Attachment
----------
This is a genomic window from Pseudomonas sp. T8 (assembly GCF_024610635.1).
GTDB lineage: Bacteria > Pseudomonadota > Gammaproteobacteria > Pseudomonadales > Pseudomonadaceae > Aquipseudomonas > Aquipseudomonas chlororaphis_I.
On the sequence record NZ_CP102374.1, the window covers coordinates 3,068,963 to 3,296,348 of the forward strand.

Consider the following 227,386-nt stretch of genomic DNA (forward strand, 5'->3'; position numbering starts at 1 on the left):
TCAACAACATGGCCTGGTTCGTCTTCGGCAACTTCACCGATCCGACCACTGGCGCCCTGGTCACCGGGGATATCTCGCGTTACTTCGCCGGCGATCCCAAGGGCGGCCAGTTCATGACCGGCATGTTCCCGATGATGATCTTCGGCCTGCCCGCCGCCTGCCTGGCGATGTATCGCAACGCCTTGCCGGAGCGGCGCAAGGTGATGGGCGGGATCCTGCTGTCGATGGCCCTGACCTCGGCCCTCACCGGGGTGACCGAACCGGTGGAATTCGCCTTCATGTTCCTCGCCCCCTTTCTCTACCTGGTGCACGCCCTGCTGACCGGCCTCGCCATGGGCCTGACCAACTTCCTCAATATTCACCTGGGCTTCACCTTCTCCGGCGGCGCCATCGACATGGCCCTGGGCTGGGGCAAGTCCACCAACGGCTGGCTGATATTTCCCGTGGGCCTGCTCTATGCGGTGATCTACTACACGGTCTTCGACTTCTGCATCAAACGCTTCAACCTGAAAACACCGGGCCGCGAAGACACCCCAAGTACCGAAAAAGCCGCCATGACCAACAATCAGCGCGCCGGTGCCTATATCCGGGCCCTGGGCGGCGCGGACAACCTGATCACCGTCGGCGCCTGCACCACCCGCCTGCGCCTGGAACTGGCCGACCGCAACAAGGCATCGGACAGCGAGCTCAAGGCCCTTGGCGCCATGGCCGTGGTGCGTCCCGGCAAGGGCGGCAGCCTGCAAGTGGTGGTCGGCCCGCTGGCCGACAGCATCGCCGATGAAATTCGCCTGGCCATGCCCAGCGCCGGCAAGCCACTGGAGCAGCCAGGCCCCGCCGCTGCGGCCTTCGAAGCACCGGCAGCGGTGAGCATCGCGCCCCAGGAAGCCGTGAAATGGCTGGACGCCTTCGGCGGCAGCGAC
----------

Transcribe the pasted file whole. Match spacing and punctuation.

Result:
This is a genomic window from Pseudomonas sp. T8 (assembly GCF_024610635.1).
GTDB lineage: Bacteria > Pseudomonadota > Gammaproteobacteria > Pseudomonadales > Pseudomonadaceae > Aquipseudomonas > Aquipseudomonas chlororaphis_I.
On the sequence record NZ_CP102374.1, the window covers coordinates 3,068,963 to 3,296,348 of the forward strand.

Consider the following 227,386-nt stretch of genomic DNA (forward strand, 5'->3'; position numbering starts at 1 on the left):
TCAACAACATGGCCTGGTTCGTCTTCGGCAACTTCACCGATCCGACCACTGGCGCCCTGGTCACCGGGGATATCTCGCGTTACTTCGCCGGCGATCCCAAGGGCGGCCAGTTCATGACCGGCATGTTCCCGATGATGATCTTCGGCCTGCCCGCCGCCTGCCTGGCGATGTATCGCAACGCCTTGCCGGAGCGGCGCAAGGTGATGGGCGGGATCCTGCTGTCGATGGCCCTGACCTCGGCCCTCACCGGGGTGACCGAACCGGTGGAATTCGCCTTCATGTTCCTCGCCCCCTTTCTCTACCTGGTGCACGCCCTGCTGACCGGCCTCGCCATGGGCCTGACCAACTTCCTCAATATTCACCTGGGCTTCACCTTCTCCGGCGGCGCCATCGACATGGCCCTGGGCTGGGGCAAGTCCACCAACGGCTGGCTGATATTTCCCGTGGGCCTGCTCTATGCGGTGATCTACTACACGGTCTTCGACTTCTGCATCAAACGCTTCAACCTGAAAACACCGGGCCGCGAAGACACCCCAAGTACCGAAAAAGCCGCCATGACCAACAATCAGCGCGCCGGTGCCTATATCCGGGCCCTGGGCGGCGCGGACAACCTGATCACCGTCGGCGCCTGCACCACCCGCCTGCGCCTGGAACTGGCCGACCGCAACAAGGCATCGGACAGCGAGCTCAAGGCCCTTGGCGCCATGGCCGTGGTGCGTCCCGGCAAGGGCGGCAGCCTGCAAGTGGTGGTCGGCCCGCTGGCCGACAGCATCGCCGATGAAATTCGCCTGGCCATGCCCAGCGCCGGCAAGCCACTGGAGCAGCCAGGCCCCGCCGCTGCGGCCTTCGAAGCACCGGCAGCGGTGAGCATCGCGCCCCAGGAAGCCGTGAAATGGCTGGACGCCTTCGGCGGCAGCGAC